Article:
|Dimensions||24.2 × 17 × 0.8 cm|
Norton, as Keith Parker describes, is sandwiched between Offa’s Dyke and the English Welsh border, a position that proved fraught in earlier centuries. Its Norman castle probably shared a similar fate to the castle at the centre of Knighton, changing hands a few times and probably being burnt to the ground on more than one occasion.
But activity surrounding the small settlement established round the church and castle was and is largely devoted to farming, and it has been the prosperity, or otherwise, of agriculture that has been of greatest concern over most decades. In prosperous times the owners of much of the surrounding land who lived at Impton and then Norton Manor, or at Boultibroke on the edge of Presteigne, have had money to invest locally and the wherewithal to hire servants. With the passing of the Prices and Green Prices at Norton, and the Jones Brydges at Boultibrooke, the estates have been broken up and farms owned by a wider range of people. In recent decades much new housing has been built and the settlement risks becoming simply a satellite of Presteigne.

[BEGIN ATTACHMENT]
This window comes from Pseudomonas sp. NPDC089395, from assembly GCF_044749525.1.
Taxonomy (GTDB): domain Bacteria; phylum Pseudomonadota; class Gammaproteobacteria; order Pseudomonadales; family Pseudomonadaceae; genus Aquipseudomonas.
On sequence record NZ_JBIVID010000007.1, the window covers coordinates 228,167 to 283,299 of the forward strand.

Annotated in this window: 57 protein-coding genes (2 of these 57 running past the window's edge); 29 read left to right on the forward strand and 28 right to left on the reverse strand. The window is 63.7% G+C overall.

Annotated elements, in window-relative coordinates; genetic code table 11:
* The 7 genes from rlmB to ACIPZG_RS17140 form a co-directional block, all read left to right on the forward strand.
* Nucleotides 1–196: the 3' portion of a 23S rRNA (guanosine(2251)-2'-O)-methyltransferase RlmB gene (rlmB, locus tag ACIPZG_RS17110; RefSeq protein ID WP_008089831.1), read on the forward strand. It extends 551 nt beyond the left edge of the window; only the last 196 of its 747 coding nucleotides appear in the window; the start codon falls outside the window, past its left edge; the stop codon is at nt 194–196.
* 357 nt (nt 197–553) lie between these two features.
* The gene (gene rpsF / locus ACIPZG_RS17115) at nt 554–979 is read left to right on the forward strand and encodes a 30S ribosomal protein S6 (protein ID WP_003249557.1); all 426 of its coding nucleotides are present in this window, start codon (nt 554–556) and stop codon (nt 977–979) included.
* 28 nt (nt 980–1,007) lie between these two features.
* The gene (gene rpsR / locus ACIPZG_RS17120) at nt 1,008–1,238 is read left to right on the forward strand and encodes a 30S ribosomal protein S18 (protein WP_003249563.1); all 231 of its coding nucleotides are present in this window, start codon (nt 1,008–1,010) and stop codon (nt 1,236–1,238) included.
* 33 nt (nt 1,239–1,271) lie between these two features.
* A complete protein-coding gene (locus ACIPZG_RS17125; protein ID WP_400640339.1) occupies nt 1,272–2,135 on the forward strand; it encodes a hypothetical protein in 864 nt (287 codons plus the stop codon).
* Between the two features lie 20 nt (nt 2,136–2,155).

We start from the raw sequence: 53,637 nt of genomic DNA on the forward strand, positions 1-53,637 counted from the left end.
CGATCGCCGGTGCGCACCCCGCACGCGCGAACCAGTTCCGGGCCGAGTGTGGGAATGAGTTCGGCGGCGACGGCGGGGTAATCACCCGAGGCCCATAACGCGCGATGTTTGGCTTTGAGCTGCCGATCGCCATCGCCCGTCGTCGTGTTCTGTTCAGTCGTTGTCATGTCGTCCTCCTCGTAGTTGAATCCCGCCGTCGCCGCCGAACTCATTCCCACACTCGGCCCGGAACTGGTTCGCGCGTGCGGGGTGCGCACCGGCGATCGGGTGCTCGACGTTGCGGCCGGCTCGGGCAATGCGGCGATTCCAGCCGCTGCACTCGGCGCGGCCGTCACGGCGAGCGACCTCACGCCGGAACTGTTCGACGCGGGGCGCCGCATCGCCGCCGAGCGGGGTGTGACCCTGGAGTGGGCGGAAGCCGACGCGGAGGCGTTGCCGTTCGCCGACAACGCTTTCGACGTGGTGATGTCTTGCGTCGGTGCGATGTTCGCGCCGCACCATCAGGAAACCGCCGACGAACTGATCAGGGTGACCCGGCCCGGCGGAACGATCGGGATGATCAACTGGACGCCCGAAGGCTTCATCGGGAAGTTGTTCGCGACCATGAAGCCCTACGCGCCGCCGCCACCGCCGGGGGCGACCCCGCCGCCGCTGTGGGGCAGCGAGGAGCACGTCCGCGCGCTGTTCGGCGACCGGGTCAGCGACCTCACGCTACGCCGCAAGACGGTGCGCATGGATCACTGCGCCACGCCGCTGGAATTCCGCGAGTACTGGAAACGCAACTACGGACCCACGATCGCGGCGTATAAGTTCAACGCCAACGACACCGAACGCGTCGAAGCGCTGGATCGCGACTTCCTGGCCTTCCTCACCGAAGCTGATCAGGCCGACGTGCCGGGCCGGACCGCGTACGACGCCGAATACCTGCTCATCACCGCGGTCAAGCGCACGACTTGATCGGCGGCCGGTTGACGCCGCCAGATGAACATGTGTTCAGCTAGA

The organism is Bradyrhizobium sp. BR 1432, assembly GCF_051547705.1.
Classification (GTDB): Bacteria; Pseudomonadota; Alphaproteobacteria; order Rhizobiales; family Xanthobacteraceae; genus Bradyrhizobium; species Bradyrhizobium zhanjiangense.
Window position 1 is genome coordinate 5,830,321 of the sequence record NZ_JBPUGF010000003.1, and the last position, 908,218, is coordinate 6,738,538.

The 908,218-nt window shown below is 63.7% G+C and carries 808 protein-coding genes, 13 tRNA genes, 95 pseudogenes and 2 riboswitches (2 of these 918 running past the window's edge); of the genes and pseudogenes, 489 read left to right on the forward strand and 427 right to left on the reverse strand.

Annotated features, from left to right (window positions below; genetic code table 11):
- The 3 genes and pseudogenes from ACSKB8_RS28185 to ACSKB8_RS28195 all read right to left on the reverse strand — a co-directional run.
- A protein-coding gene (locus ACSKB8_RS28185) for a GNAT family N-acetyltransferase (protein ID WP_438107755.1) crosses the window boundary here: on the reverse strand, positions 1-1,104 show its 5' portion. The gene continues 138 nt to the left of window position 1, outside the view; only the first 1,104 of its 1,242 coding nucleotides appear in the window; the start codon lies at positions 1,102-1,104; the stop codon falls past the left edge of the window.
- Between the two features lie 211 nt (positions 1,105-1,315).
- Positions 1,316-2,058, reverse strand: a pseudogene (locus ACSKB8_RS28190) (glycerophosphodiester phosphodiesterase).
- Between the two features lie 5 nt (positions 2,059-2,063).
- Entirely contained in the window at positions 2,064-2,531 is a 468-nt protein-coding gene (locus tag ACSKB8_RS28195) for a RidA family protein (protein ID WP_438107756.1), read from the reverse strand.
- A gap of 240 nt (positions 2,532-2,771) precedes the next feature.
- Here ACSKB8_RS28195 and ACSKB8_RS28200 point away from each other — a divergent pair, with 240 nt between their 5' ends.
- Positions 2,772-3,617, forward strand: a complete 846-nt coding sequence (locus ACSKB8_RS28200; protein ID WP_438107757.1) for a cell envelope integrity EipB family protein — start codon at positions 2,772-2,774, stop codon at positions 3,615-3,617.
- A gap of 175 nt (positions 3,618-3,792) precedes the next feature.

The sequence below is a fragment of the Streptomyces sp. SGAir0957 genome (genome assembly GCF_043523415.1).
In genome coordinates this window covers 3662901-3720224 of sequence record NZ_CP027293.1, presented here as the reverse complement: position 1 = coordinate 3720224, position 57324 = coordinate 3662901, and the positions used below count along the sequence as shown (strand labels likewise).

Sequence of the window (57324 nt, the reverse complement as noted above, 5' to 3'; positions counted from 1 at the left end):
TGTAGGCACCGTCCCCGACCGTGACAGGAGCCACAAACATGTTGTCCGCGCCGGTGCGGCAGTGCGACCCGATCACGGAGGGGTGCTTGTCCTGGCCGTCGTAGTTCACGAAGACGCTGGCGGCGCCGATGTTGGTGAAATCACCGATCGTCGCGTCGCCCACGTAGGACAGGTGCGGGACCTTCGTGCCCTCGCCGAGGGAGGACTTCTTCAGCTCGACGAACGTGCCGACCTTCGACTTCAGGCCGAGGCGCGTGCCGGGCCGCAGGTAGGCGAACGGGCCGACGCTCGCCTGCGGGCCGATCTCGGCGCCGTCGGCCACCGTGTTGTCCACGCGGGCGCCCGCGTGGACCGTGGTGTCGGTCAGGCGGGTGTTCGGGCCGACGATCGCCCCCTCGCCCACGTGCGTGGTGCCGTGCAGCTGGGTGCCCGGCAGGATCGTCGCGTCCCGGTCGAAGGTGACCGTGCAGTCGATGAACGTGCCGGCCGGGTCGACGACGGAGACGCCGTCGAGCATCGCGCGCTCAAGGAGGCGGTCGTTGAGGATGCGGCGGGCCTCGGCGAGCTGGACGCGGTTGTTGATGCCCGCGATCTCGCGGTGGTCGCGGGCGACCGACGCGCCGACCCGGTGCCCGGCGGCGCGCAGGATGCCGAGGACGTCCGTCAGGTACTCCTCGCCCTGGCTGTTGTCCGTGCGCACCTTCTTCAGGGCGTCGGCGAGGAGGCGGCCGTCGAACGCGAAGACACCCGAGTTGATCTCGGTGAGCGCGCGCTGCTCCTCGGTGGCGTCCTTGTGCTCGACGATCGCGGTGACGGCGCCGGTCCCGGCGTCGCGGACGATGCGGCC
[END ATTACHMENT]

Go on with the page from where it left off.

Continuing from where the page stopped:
As a result of trawling through newspapers and records down the centuries, local historian Keith Parker, already the author of books on Presteigne, Knighton, Radnorshire politics and the Civil War in the county, tells how the settlement has fared down the years.
Paperback | 96 pages | 242 x 171 mm | 2016
45 photographs, maps, family trees and tables
2 in stock